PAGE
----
29 years of the Carandiru massacre

Image: Will Mu
Whatsapp
Facebook
Twitter
Instagram
Telegram

By GABRIEL SILVA*

A day of struggle for release and against the constant massacres promoted by the State

The Carandiru massacre, when 111 detainees were murdered by military police on October 02, 1992, marks a series of structural changes in the functioning of Brazilian prisons, the national and international commotion surrounding the massacre made the State change its strategy of management of prisons, which began to be managed by the so-called criminal factions in the context of the expansion of mass incarceration, so that since then periodic massacres in prisons have been presented by the State as motivated by "settlement of scores" between factions, such as way for the State to disclaim responsibility for the deaths of people in its custody. But in addition to these massacres that have continued periodically since the business-military dictatorship to occasionally scandalize public opinion, the prisoner's life is disposable.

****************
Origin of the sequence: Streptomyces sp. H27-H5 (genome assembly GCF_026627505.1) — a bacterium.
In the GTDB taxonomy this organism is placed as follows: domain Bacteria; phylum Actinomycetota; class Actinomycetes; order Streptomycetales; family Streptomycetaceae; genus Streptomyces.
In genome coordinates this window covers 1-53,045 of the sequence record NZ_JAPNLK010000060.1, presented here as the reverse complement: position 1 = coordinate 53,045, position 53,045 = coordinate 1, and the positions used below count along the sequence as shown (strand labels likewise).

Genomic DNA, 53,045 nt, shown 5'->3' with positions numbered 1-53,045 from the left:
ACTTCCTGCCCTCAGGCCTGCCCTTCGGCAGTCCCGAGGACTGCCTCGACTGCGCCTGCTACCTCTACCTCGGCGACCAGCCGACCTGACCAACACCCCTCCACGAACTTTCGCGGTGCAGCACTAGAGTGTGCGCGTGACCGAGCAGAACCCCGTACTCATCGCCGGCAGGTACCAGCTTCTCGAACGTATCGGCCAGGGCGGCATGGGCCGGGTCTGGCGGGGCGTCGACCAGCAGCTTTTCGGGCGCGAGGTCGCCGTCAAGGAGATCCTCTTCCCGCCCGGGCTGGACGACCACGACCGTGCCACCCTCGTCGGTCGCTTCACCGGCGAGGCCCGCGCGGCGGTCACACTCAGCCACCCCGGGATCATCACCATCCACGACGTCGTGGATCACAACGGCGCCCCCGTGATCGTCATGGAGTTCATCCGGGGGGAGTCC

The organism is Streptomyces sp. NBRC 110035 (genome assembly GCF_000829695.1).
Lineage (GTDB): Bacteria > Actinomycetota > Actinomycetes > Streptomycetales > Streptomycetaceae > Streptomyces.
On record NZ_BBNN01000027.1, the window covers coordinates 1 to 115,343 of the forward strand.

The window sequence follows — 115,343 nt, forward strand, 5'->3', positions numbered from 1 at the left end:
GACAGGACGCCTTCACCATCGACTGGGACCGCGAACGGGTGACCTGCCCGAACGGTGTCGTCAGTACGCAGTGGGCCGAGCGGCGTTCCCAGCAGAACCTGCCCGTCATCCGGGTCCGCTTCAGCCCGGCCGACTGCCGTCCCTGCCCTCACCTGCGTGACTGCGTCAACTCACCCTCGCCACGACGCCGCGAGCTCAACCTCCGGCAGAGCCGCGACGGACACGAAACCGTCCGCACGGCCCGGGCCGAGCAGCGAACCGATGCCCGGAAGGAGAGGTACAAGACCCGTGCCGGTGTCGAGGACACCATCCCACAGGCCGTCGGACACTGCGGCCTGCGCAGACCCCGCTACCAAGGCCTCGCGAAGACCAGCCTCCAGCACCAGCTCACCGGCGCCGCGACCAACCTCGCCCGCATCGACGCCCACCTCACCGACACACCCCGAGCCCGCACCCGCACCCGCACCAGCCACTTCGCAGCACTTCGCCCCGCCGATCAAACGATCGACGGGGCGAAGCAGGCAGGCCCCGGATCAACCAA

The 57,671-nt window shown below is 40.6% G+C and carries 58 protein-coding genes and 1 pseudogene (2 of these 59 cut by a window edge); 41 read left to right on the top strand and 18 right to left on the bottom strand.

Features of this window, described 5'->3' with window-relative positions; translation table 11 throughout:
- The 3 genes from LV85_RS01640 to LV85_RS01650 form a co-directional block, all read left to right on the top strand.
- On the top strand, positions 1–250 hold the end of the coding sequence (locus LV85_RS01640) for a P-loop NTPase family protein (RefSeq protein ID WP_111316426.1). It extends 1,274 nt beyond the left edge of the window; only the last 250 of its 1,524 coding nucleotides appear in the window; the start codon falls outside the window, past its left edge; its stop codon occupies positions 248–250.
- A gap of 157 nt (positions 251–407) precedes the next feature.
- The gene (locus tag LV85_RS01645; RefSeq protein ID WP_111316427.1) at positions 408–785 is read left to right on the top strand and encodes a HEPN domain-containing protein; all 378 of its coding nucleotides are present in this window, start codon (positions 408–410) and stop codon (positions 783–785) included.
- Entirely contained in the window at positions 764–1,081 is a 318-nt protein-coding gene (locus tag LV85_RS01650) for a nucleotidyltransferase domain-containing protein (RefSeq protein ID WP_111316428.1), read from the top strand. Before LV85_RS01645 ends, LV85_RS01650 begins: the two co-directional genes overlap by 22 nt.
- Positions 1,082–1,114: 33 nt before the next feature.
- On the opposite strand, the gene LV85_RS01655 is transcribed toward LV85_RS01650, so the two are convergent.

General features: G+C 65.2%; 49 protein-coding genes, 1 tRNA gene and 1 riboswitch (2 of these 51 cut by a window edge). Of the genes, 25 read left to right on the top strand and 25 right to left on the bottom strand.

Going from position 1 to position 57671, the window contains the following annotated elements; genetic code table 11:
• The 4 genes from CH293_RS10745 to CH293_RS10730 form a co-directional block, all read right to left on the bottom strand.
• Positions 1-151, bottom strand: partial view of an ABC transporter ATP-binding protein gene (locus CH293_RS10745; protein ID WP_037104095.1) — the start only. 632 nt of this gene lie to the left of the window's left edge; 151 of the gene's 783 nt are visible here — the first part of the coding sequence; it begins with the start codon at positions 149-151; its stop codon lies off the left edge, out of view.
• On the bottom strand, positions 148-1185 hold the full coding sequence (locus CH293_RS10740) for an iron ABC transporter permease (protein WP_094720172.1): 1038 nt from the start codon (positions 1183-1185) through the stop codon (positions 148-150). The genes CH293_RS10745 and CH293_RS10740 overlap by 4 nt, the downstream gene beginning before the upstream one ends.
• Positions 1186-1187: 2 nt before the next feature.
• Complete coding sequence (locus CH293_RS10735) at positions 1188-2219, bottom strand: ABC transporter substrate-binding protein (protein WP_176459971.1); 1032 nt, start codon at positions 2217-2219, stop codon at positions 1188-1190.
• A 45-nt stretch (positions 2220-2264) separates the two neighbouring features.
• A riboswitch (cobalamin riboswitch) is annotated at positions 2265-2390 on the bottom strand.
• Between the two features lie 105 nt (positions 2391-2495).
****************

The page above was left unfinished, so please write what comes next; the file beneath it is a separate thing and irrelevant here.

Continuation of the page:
Brazilian prisons live a daily life of “silent massacre” where historically people die from diseases that are perfectly treatable in the outside world, associated with mistreatment, hunger, lack of hygiene and lack of medical assistance, a situation that has only worsened with the Covid-19 pandemic.  Paulo Malvezzi commenting on the repercussions of the massacres in 2017 in Amazonas, he states that in the previous year alone 400 violent deaths in prison would have been recorded, the massacre “the account you like” for him would characterize the contemporary procedure for massacres perpetrated by the State: “In the post-Carandiru, even perhaps in the post-Holocaust period, there is a certain etiquette for committing a genocide or a massacre. You must cover this with a managerial speech, repeat exhaustively that abuses are exceptions and will be curbed, and avoid shocking images like we saw in Manaus at all costs. It's okay to have 400 bodies, as long as you don't put them all together and take a picture. Then it becomes a crisis.”

In the table below we list the main massacres in the Brazilian prison system since the 1980s, where we can clearly observe the continuity of massacres between dictatorship and democracy, and the new prison management made from the factions.

Source: (SALLA, 2007; ALMEIDA, BR and CHIES, LAB 2019) and authorship) *Official numbers. There are disputes by movements regarding the reality of such numbers in different cases. **The notion of protagonism used here does not exclude, on a case-by-case basis, that another pole of actors does not have a supporting role in relation to deaths.